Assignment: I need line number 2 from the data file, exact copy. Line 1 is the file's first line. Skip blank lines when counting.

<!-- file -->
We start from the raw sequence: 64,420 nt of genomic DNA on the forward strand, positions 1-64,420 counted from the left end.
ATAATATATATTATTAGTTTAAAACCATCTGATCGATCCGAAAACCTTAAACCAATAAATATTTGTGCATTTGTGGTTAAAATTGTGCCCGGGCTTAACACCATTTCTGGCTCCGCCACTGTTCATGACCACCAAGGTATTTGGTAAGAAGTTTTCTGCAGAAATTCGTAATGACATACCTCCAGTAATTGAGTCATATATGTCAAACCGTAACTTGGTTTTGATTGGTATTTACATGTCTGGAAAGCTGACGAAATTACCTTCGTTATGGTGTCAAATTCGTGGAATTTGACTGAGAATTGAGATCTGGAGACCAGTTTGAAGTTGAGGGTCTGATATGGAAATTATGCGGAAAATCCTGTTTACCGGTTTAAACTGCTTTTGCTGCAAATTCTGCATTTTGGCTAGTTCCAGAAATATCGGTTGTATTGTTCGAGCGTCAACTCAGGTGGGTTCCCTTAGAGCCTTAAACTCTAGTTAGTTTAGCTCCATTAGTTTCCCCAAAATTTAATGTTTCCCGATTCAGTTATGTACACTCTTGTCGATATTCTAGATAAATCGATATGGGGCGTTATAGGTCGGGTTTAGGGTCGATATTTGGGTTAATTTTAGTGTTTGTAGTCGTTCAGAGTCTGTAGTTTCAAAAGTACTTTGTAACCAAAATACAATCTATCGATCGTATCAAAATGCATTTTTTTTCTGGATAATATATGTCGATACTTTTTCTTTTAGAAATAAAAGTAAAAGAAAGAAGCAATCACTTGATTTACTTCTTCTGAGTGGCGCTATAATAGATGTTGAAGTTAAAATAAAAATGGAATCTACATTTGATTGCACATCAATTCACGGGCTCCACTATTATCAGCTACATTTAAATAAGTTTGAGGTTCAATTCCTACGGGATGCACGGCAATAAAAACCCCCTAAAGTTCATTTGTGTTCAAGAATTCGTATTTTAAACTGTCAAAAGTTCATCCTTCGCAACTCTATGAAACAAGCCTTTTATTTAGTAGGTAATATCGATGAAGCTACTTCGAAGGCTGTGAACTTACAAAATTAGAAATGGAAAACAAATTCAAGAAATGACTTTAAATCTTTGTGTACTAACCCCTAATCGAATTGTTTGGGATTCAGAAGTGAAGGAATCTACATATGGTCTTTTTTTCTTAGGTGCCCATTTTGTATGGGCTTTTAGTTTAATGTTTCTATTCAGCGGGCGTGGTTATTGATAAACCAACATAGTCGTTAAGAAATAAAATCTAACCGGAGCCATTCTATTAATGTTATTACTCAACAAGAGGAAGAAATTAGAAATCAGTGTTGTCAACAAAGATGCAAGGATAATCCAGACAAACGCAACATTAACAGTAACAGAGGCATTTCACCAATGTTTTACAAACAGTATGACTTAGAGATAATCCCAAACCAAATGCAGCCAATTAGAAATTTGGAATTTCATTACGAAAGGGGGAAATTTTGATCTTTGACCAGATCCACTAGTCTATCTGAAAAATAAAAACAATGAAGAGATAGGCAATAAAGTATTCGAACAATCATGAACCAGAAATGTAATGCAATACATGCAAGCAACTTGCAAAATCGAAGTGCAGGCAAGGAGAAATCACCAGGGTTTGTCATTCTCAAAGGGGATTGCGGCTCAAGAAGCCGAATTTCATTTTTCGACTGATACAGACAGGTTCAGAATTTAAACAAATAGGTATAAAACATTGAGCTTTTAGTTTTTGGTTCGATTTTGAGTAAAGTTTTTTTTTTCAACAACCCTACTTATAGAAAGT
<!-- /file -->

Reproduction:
ATAATATATATTATTAGTTTAAAACCATCTGATCGATCCGAAAACCTTAAACCAATAAATATTTGTGCATTTGTGGTTAAAATTGTGCCCGGGCTTAACACCATTTCTGGCTCCGCCACTGTTCATGACCACCAAGGTATTTGGTAAGAAGTTTTCTGCAGAAATTCGTAATGACATACCTCCAGTAATTGAGTCATATATGTCAAACCGTAACTTGGTTTTGATTGGTATTTACATGTCTGGAAAGCTGACGAAATTACCTTCGTTATGGTGTCAAATTCGTGGAATTTGACTGAGAATTGAGATCTGGAGACCAGTTTGAAGTTGAGGGTCTGATATGGAAATTATGCGGAAAATCCTGTTTACCGGTTTAAACTGCTTTTGCTGCAAATTCTGCATTTTGGCTAGTTCCAGAAATATCGGTTGTATTGTTCGAGCGTCAACTCAGGTGGGTTCCCTTAGAGCCTTAAACTCTAGTTAGTTTAGCTCCATTAGTTTCCCCAAAATTTAATGTTTCCCGATTCAGTTATGTACACTCTTGTCGATATTCTAGATAAATCGATATGGGGCGTTATAGGTCGGGTTTAGGGTCGATATTTGGGTTAATTTTAGTGTTTGTAGTCGTTCAGAGTCTGTAGTTTCAAAAGTACTTTGTAACCAAAATACAATCTATCGATCGTATCAAAATGCATTTTTTTTCTGGATAATATATGTCGATACTTTTTCTTTTAGAAATAAAAGTAAAAGAAAGAAGCAATCACTTGATTTACTTCTTCTGAGTGGCGCTATAATAGATGTTGAAGTTAAAATAAAAATGGAATCTACATTTGATTGCACATCAATTCACGGGCTCCACTATTATCAGCTACATTTAAATAAGTTTGAGGTTCAATTCCTACGGGATGCACGGCAATAAAAACCCCCTAAAGTTCATTTGTGTTCAAGAATTCGTATTTTAAACTGTCAAAAGTTCATCCTTCGCAACTCTATGAAACAAGCCTTTTATTTAGTAGGTAATATCGATGAAGCTACTTCGAAGGCTGTGAACTTACAAAATTAGAAATGGAAAACAAATTCAAGAAATGACTTTAAATCTTTGTGTACTAACCCCTAATCGAATTGTTTGGGATTCAGAAGTGAAGGAATCTACATATGGTCTTTTTTTCTTAGGTGCCCATTTTGTATGGGCTTTTAGTTTAATGTTTCTATTCAGCGGGCGTGGTTATTGATAAACCAACATAGTCGTTAAGAAATAAAATCTAACCGGAGCCATTCTATTAATGTTATTACTCAACAAGAGGAAGAAATTAGAAATCAGTGTTGTCAACAAAGATGCAAGGATAATCCAGACAAACGCAACATTAACAGTAACAGAGGCATTTCACCAATGTTTTACAAACAGTATGACTTAGAGATAATCCCAAACCAAATGCAGCCAATTAGAAATTTGGAATTTCATTACGAAAGGGGGAAATTTTGATCTTTGACCAGATCCACTAGTCTATCTGAAAAATAAAAACAATGAAGAGATAGGCAATAAAGTATTCGAACAATCATGAACCAGAAATGTAATGCAATACATGCAAGCAACTTGCAAAATCGAAGTGCAGGCAAGGAGAAATCACCAGGGTTTGTCATTCTCAAAGGGGATTGCGGCTCAAGAAGCCGAATTTCATTTTTCGACTGATACAGACAGGTTCAGAATTTAAACAAATAGGTATAAAACATTGAGCTTTTAGTTTTTGGTTCGATTTTGAGTAAAGTTTTTTTTTTCAACAACCCTACTTATAGAAAGT